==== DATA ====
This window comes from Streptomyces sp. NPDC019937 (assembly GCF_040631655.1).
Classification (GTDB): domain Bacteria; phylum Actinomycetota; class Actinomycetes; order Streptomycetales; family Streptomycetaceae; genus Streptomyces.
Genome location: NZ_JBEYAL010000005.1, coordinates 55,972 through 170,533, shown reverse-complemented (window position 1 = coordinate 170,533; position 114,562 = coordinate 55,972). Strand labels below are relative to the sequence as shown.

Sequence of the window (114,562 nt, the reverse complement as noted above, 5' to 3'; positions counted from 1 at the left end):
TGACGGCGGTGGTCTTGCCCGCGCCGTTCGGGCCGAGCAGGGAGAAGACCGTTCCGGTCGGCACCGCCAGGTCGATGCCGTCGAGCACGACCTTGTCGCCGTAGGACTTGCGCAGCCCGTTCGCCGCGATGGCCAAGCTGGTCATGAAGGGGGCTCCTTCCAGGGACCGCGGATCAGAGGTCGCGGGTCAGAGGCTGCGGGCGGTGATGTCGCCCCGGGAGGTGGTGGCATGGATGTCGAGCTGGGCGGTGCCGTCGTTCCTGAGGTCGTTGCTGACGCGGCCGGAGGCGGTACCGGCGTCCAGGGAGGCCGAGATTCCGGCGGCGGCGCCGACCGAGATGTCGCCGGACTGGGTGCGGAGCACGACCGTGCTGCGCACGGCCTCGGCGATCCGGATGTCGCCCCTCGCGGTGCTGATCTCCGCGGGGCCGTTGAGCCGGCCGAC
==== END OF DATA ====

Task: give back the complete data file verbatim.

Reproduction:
This window comes from Streptomyces sp. NPDC019937 (assembly GCF_040631655.1).
Classification (GTDB): domain Bacteria; phylum Actinomycetota; class Actinomycetes; order Streptomycetales; family Streptomycetaceae; genus Streptomyces.
Genome location: NZ_JBEYAL010000005.1, coordinates 55,972 through 170,533, shown reverse-complemented (window position 1 = coordinate 170,533; position 114,562 = coordinate 55,972). Strand labels below are relative to the sequence as shown.

Sequence of the window (114,562 nt, the reverse complement as noted above, 5' to 3'; positions counted from 1 at the left end):
TGACGGCGGTGGTCTTGCCCGCGCCGTTCGGGCCGAGCAGGGAGAAGACCGTTCCGGTCGGCACCGCCAGGTCGATGCCGTCGAGCACGACCTTGTCGCCGTAGGACTTGCGCAGCCCGTTCGCCGCGATGGCCAAGCTGGTCATGAAGGGGGCTCCTTCCAGGGACCGCGGATCAGAGGTCGCGGGTCAGAGGCTGCGGGCGGTGATGTCGCCCCGGGAGGTGGTGGCATGGATGTCGAGCTGGGCGGTGCCGTCGTTCCTGAGGTCGTTGCTGACGCGGCCGGAGGCGGTACCGGCGTCCAGGGAGGCCGAGATTCCGGCGGCGGCGCCGACCGAGATGTCGCCGGACTGGGTGCGGAGCACGACCGTGCTGCGCACGGCCTCGGCGATCCGGATGTCGCCCCTCGCGGTGCTGATCTCCGCGGGGCCGTTGAGCCGGCCGAC